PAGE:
The day dad died, and the next few days afterwards, were quintessentially beautiful fall days. The foliage peaked; the air was cool but not too cold; the breeze that blew carried the smell of leaves. I kept finding myself humming the song “Today”, which in the weeks before his death Dad declared as his favorite song. He preferred the New Christy Minstrel’s version; I prefer John Denver (who, early in his career, was part of the New Christy Mistrels — as was Kenny Rogers, which I find baffling).
Today while the blossoms still cling to the vine
I’ll taste your strawberries, I’ll drink your sweet wine
A million tomorrow’s shall all pass away
‘Ere I forget all the joy that is mine today
Dad worked hard in the last few months of his life to find joy in every day. Visits and phone calls, funny pictures of my sister’s dog, finding something that actually tasted good to eat (chemo does weird stuff to your taste, apparently). And he was grateful for every little thing that he could count as joyful. I’m pretty sure that if Dad could send me a message from the other side it would be to look after your mom, take good care of your new husband, find some joy in every day…and for pete’s sake clean out your car.
Now, I probably don’t have to tell you that I’m the sort of person who has repeatedly tried to start gratitude journals and wound up flinging each and every one of them aside after day 2. I HOLD GRUDGES, PEOPLE. But for dad, I’ll make one more attempt at finding joy every day, because he’d want me to. I’m trying to post a photo every day on Instagram (username: lorifindingjoy), but not all joy can be captured in a picture. So on some days, you’ll just have to trust me. (Yesterday I took a two hour nap on the couch and it was blissful.) Some days, I expect I will have to dig deep to find joy. I’ve had a couple of those days, and right now my fall back is to remember our wedding, and be joyful (and grateful!) that dad was able to be there, and was able to walk me down the aisle, and was able to yell “yahoooo” after the ceremony was over. And I’m eternally grateful for photos like this one:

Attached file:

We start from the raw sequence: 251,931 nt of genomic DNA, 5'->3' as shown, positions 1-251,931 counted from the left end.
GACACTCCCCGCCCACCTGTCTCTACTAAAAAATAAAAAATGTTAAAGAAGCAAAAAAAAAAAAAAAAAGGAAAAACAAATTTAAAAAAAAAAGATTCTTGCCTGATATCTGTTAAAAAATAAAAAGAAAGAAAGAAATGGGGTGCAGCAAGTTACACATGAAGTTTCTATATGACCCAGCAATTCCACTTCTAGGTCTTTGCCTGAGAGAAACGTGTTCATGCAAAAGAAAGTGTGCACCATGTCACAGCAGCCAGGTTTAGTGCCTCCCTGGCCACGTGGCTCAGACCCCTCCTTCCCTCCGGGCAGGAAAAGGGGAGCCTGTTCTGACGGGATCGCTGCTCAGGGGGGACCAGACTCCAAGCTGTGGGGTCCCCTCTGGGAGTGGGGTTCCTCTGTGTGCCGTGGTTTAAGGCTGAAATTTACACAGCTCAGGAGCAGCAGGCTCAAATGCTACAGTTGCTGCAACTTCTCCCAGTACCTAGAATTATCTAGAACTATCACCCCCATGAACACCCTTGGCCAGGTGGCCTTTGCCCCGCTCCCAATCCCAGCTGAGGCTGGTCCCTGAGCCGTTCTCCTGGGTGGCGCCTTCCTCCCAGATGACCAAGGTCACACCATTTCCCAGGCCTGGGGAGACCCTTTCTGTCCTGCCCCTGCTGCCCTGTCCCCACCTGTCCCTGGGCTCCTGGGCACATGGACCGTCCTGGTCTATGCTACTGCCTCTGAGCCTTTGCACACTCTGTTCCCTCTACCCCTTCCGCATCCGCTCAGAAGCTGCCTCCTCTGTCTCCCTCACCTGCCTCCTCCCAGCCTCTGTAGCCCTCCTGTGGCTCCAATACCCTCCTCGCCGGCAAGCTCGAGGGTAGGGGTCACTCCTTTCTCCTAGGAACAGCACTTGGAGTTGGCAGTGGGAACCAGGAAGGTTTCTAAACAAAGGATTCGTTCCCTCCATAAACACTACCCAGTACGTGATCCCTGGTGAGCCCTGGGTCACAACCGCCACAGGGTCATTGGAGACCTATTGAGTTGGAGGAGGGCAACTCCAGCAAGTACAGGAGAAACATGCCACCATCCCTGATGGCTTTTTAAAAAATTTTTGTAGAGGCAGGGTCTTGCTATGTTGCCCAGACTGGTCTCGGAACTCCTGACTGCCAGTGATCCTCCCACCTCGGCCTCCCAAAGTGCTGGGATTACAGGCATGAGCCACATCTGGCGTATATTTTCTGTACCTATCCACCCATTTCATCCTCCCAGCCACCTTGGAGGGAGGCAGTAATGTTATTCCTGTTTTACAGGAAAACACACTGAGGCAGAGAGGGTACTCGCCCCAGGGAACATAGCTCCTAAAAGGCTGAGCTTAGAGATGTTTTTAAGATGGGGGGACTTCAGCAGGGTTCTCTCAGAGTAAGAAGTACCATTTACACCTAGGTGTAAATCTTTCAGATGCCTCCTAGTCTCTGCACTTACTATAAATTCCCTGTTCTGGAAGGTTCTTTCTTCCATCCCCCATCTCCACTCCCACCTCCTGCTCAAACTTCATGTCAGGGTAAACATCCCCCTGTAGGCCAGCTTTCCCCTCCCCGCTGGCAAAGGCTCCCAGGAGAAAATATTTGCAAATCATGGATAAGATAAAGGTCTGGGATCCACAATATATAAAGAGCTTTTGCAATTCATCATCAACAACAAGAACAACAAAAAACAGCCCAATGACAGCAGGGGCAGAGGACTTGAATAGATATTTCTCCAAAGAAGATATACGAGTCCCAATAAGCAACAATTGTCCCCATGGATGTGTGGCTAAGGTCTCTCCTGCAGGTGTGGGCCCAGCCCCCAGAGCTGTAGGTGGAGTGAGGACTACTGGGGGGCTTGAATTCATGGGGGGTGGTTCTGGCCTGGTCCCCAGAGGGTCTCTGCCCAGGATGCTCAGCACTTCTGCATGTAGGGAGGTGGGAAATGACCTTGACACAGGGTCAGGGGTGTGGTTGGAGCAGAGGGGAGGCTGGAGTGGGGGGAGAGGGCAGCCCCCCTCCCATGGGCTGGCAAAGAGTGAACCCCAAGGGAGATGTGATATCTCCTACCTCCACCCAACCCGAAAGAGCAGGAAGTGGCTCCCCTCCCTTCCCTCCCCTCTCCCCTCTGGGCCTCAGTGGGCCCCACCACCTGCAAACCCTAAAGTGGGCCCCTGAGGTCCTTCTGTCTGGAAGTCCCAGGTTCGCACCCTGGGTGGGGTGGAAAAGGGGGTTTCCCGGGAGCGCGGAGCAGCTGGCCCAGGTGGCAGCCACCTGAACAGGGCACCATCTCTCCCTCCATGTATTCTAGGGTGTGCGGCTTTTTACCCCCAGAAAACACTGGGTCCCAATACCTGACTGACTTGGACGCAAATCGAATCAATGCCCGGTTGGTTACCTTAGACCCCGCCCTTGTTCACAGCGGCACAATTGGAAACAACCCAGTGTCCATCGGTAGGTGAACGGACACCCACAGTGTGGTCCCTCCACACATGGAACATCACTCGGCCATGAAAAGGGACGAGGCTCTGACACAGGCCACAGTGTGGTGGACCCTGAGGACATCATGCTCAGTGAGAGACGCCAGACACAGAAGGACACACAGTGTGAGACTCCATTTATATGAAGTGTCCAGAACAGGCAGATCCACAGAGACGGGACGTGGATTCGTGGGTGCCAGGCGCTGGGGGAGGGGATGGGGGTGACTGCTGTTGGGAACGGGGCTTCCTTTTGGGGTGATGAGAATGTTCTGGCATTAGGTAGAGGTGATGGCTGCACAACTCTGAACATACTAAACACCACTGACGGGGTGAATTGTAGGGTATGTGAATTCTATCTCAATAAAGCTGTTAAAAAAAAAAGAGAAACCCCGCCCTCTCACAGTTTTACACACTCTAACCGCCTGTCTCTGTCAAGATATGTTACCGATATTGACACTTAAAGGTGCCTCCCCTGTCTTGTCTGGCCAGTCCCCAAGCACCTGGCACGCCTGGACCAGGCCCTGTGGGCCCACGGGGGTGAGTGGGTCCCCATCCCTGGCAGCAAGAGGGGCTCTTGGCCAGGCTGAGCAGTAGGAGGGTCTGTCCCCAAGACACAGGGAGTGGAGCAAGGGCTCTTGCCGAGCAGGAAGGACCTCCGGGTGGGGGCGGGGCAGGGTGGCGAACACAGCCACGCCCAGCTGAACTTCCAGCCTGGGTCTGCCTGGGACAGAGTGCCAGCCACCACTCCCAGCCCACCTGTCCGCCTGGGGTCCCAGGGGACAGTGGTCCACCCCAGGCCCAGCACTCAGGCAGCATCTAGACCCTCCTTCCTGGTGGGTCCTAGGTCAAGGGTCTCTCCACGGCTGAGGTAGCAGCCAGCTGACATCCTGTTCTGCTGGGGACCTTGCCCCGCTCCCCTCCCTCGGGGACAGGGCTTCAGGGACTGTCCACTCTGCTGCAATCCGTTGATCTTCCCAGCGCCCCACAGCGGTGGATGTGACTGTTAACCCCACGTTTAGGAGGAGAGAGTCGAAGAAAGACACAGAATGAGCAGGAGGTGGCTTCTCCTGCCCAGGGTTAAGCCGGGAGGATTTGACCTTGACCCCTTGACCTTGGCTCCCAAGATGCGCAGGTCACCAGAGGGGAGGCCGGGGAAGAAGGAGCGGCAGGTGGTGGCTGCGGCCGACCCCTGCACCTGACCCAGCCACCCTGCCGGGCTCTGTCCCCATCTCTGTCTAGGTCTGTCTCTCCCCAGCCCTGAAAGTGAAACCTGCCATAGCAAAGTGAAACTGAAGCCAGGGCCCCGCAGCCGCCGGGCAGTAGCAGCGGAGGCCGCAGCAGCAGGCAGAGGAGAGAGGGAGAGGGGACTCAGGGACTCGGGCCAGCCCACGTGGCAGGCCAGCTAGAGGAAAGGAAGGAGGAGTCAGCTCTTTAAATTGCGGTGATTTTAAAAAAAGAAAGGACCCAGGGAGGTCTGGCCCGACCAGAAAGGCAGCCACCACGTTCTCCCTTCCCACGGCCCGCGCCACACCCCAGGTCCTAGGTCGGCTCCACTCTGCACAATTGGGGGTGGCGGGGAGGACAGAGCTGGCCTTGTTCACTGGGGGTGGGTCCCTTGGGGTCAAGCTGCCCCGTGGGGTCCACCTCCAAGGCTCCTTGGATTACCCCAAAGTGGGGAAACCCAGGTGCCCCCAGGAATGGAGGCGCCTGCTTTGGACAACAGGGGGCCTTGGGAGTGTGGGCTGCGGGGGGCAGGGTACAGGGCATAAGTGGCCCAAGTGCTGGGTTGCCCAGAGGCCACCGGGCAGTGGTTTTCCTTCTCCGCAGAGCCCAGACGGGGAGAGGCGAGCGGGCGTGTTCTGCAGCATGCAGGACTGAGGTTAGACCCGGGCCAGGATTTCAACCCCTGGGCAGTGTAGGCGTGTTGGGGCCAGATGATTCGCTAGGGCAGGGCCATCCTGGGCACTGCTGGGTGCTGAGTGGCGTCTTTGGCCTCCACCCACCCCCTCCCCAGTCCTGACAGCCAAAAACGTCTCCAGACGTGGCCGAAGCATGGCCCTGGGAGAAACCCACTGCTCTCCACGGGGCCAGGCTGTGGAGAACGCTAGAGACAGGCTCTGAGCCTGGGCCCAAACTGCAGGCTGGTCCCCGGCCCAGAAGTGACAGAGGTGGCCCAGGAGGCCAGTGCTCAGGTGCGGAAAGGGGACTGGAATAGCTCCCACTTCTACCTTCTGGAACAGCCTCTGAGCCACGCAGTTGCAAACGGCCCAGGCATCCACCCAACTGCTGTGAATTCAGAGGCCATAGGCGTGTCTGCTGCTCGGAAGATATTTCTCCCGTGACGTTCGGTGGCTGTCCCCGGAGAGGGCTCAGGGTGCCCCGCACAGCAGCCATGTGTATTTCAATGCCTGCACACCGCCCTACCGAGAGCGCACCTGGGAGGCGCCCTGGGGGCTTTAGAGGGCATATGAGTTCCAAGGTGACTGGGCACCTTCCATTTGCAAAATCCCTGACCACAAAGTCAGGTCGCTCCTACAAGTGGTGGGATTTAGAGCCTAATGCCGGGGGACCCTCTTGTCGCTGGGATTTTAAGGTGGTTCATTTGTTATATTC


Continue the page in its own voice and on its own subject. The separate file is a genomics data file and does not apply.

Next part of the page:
So. We got married on Saturday.
In no particular order…
I loved that my dad was there to walk me down the aisle.
I loved that it was small and intimate.
I loved that we wrote our own ceremony, peppered with inside jokes and quotes from the likes of Carl Sagan and Madeline L’Engle. I loved that we tweaked Edward Monkton’s “A Lovely Love Story” to include video games and knitting.
I loved that we found a way to include all of our siblings in our wedding ceremony.
I loved that my Aunt Linda married us.
I loved that we got married outside, on the shores of Kezar Lake, under a cloudless, blazing blue sky, under very tall pine trees and the outline of the White Mountains.
(I did not love picking the pine needles out of my lace wedding dress. But totally worth it.)
I loved the Pleasant Point Inn, I loved Papa’s Florals, and I especially loved Molly Breton Photography. I loved our chocolate, raspberry and buttercream cake from Frosted in Maine, and I loved Meghan Breton for doing hair and makeup for me, my mom, my sister, and my nieces. (Meghan doesn’t have a website, but if you are in the Sebago Maine area and need hair/makeup done, let me know.)
I loved that Erik’s brother was able to fly out from San Diego at very short notice to be best man.
I loved my friend Diane and her daughter Lorelai for stepping in and helping with all the setup stuff because my mom was busy with my dad and 87-year old grandmother, and my sister had to drive up from Massachusetts that morning.
I loved our dinner with Erik’s siblings the night before the wedding at Ebenezer’s pub.
I loved that my nephew gamely tried to help with a torn quad muscle, and that my brother-in-law was able to step in and deal with our music situation.
I loved that Erik’s sister Carol lent me her diamond earrings so I had something borrowed, and his mom gave me an antique ring so I had something old. (My shoes were blue and the dress was new.)
I love that in almost every picture I’ve seen that I am literally beaming from ear to ear. (I worried that I would cry hysterically all day.)
I loved our post-reception campfire by the lake, under the stars, with s’mores.
I loved that so many people were understanding about needing to move the ceremony up due to my dad’s illness, especially those folks who couldn’t make it due to their own health issues or prior commitments. I loved that despite the fact that we threw the wedding together in three short weeks, it didn’t feel that way.
I love that we get to call each other husband and wife now.
I especially love this picture: